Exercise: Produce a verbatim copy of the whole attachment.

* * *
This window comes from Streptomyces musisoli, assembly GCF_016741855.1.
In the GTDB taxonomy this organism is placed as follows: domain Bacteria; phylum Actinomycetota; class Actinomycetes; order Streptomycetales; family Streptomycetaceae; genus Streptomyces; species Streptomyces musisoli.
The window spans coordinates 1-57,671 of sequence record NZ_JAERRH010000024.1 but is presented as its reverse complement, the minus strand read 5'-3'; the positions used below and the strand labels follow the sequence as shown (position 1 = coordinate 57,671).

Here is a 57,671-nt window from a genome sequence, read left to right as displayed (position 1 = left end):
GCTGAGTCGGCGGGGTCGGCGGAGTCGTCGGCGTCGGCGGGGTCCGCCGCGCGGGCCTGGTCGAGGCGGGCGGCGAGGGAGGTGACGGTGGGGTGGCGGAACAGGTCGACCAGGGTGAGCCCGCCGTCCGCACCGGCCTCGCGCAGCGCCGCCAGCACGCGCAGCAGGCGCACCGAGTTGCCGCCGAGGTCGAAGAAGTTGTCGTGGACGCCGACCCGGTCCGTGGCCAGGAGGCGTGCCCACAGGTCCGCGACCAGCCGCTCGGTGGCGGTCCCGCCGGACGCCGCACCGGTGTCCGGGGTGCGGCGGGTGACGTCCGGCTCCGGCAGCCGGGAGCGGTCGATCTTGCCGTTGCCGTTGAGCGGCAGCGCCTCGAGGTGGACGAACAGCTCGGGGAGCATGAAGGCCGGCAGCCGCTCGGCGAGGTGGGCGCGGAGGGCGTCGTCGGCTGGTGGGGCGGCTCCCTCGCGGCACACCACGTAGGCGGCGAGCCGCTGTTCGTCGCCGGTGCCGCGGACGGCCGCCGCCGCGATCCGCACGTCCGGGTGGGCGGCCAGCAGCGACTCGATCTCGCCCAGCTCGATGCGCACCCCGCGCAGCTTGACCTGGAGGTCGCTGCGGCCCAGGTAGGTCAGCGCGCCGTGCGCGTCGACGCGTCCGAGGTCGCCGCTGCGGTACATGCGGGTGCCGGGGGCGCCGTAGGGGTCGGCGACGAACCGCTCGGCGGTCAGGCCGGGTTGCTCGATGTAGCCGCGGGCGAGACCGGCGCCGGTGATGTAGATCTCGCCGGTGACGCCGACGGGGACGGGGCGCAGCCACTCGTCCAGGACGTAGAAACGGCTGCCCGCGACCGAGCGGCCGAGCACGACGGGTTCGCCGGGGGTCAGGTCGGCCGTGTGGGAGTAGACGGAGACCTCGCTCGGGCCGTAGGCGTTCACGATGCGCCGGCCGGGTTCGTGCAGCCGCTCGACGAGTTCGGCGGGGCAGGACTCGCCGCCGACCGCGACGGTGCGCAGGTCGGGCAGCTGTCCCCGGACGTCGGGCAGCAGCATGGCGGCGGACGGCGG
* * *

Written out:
This window comes from Streptomyces musisoli, assembly GCF_016741855.1.
In the GTDB taxonomy this organism is placed as follows: domain Bacteria; phylum Actinomycetota; class Actinomycetes; order Streptomycetales; family Streptomycetaceae; genus Streptomyces; species Streptomyces musisoli.
The window spans coordinates 1-57,671 of sequence record NZ_JAERRH010000024.1 but is presented as its reverse complement, the minus strand read 5'-3'; the positions used below and the strand labels follow the sequence as shown (position 1 = coordinate 57,671).

Here is a 57,671-nt window from a genome sequence, read left to right as displayed (position 1 = left end):
GCTGAGTCGGCGGGGTCGGCGGAGTCGTCGGCGTCGGCGGGGTCCGCCGCGCGGGCCTGGTCGAGGCGGGCGGCGAGGGAGGTGACGGTGGGGTGGCGGAACAGGTCGACCAGGGTGAGCCCGCCGTCCGCACCGGCCTCGCGCAGCGCCGCCAGCACGCGCAGCAGGCGCACCGAGTTGCCGCCGAGGTCGAAGAAGTTGTCGTGGACGCCGACCCGGTCCGTGGCCAGGAGGCGTGCCCACAGGTCCGCGACCAGCCGCTCGGTGGCGGTCCCGCCGGACGCCGCACCGGTGTCCGGGGTGCGGCGGGTGACGTCCGGCTCCGGCAGCCGGGAGCGGTCGATCTTGCCGTTGCCGTTGAGCGGCAGCGCCTCGAGGTGGACGAACAGCTCGGGGAGCATGAAGGCCGGCAGCCGCTCGGCGAGGTGGGCGCGGAGGGCGTCGTCGGCTGGTGGGGCGGCTCCCTCGCGGCACACCACGTAGGCGGCGAGCCGCTGTTCGTCGCCGGTGCCGCGGACGGCCGCCGCCGCGATCCGCACGTCCGGGTGGGCGGCCAGCAGCGACTCGATCTCGCCCAGCTCGATGCGCACCCCGCGCAGCTTGACCTGGAGGTCGCTGCGGCCCAGGTAGGTCAGCGCGCCGTGCGCGTCGACGCGTCCGAGGTCGCCGCTGCGGTACATGCGGGTGCCGGGGGCGCCGTAGGGGTCGGCGACGAACCGCTCGGCGGTCAGGCCGGGTTGCTCGATGTAGCCGCGGGCGAGACCGGCGCCGGTGATGTAGATCTCGCCGGTGACGCCGACGGGGACGGGGCGCAGCCACTCGTCCAGGACGTAGAAACGGCTGCCCGCGACCGAGCGGCCGAGCACGACGGGTTCGCCGGGGGTCAGGTCGGCCGTGTGGGAGTAGACGGAGACCTCGCTCGGGCCGTAGGCGTTCACGATGCGCCGGCCGGGTTCGTGCAGCCGCTCGACGAGTTCGGCGGGGCAGGACTCGCCGCCGACCGCGACGGTGCGCAGGTCGGGCAGCTGTCCCCGGACGTCGGGCAGCAGCATGGCGGCGGACGGCGG